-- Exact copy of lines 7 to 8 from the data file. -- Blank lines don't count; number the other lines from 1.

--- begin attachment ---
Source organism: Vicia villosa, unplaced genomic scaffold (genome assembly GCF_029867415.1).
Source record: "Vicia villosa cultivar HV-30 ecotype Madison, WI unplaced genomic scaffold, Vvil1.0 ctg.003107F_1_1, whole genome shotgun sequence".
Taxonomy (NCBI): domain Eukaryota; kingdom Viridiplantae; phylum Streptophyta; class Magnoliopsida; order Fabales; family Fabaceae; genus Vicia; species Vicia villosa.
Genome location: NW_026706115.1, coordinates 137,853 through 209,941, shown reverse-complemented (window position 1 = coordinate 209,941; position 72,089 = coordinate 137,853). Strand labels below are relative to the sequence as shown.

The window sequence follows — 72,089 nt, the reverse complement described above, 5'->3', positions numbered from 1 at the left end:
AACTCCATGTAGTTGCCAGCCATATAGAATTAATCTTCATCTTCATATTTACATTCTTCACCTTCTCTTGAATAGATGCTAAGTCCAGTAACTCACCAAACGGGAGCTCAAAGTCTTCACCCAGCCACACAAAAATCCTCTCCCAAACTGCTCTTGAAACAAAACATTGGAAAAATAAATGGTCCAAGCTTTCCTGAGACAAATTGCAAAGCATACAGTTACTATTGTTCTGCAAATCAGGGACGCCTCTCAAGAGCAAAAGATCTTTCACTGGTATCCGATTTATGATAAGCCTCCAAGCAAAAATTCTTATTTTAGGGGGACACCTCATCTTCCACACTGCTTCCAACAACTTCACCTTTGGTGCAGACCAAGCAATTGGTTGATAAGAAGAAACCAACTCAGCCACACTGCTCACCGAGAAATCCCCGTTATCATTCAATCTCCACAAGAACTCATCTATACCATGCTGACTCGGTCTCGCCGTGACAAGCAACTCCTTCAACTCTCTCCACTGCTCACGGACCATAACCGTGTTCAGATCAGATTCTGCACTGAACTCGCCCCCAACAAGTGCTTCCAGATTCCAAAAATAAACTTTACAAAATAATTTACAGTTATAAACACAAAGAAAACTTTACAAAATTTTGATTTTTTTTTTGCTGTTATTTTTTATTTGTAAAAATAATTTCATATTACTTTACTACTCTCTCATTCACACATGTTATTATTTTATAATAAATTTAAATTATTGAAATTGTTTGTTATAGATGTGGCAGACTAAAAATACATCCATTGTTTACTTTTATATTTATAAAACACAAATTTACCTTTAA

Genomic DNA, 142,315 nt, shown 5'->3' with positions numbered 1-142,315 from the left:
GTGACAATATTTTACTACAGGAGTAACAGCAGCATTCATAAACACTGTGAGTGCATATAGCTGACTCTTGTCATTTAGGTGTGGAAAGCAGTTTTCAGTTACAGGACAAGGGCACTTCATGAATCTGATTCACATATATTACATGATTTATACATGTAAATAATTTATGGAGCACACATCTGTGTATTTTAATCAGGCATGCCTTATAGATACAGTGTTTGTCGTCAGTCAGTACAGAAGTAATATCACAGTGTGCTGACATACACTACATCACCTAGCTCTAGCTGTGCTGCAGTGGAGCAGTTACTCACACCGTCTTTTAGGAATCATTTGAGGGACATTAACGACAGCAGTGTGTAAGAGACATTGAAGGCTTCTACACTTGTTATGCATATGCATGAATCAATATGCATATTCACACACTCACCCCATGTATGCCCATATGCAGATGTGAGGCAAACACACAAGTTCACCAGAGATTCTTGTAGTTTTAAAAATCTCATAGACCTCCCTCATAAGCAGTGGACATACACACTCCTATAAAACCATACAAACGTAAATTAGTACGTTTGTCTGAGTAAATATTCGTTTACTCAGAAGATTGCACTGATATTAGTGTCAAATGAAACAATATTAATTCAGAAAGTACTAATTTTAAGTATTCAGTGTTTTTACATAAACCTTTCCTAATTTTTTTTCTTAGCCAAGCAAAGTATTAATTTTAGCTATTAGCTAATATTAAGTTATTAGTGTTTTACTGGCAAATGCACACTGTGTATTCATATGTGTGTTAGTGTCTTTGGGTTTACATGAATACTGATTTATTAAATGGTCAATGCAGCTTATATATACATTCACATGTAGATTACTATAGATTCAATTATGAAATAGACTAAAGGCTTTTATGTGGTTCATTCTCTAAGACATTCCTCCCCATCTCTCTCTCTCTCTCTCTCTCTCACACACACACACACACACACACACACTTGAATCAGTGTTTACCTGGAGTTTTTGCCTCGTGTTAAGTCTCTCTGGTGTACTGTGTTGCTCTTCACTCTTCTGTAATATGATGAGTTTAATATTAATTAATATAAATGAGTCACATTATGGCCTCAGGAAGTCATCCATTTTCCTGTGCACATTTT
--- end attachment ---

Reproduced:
Genomic DNA, 142,315 nt, shown 5'->3' with positions numbered 1-142,315 from the left:
GTGACAATATTTTACTACAGGAGTAACAGCAGCATTCATAAACACTGTGAGTGCATATAGCTGACTCTTGTCATTTAGGTGTGGAAAGCAGTTTTCAGTTACAGGACAAGGGCACTTCATGAATCTGATTCACATATATTACATGATTTATACATGTAAATAATTTATGGAGCACACATCTGTGTATTTTAATCAGGCATGCCTTATAGATACAGTGTTTGTCGTCAGTCAGTACAGAAGTAATATCACAGTGTGCTGACATACACTACATCACCTAGCTCTAGCTGTGCTGCAGTGGAGCAGTTACTCACACCGTCTTTTAGGAATCATTTGAGGGACATTAACGACAGCAGTGTGTAAGAGACATTGAAGGCTTCTACACTTGTTATGCATATGCATGAATCAATATGCATATTCACACACTCACCCCATGTATGCCCATATGCAGATGTGAGGCAAACACACAAGTTCACCAGAGATTCTTGTAGTTTTAAAAATCTCATAGACCTCCCTCATAAGCAGTGGACATACACACTCCTATAAAACCATACAAACGTAAATTAGTACGTTTGTCTGAGTAAATATTCGTTTACTCAGAAGATTGCACTGATATTAGTGTCAAATGAAACAATATTAATTCAGAAAGTACTAATTTTAAGTATTCAGTGTTTTTACATAAACCTTTCCTAATTTTTTTTCTTAGCCAAGCAAAGTATTAATTTTAGCTATTAGCTAATATTAAGTTATTAGTGTTTTACTGGCAAATGCACACTGTGTATTCATATGTGTGTTAGTGTCTTTGGGTTTACATGAATACTGATTTATTAAATGGTCAATGCAGCTTATATATACATTCACATGTAGATTACTATAGATTCAATTATGAAATAGACTAAAGGCTTTTATGTGGTTCATTCTCTAAGACATTCCTCCCCATCTCTCTCTCTCTCTCTCTCTCTCACACACACACACACACACACACACACTTGAATCAGTGTTTACCTGGAGTTTTTGCCTCGTGTTAAGTCTCTCTGGTGTACTGTGTTGCTCTTCACTCTTCTGTAATATGATGAGTTTAATATTAATTAATATAAATGAGTCACATTATGGCCTCAGGAAGTCATCCATTTTCCTGTGCACATTTT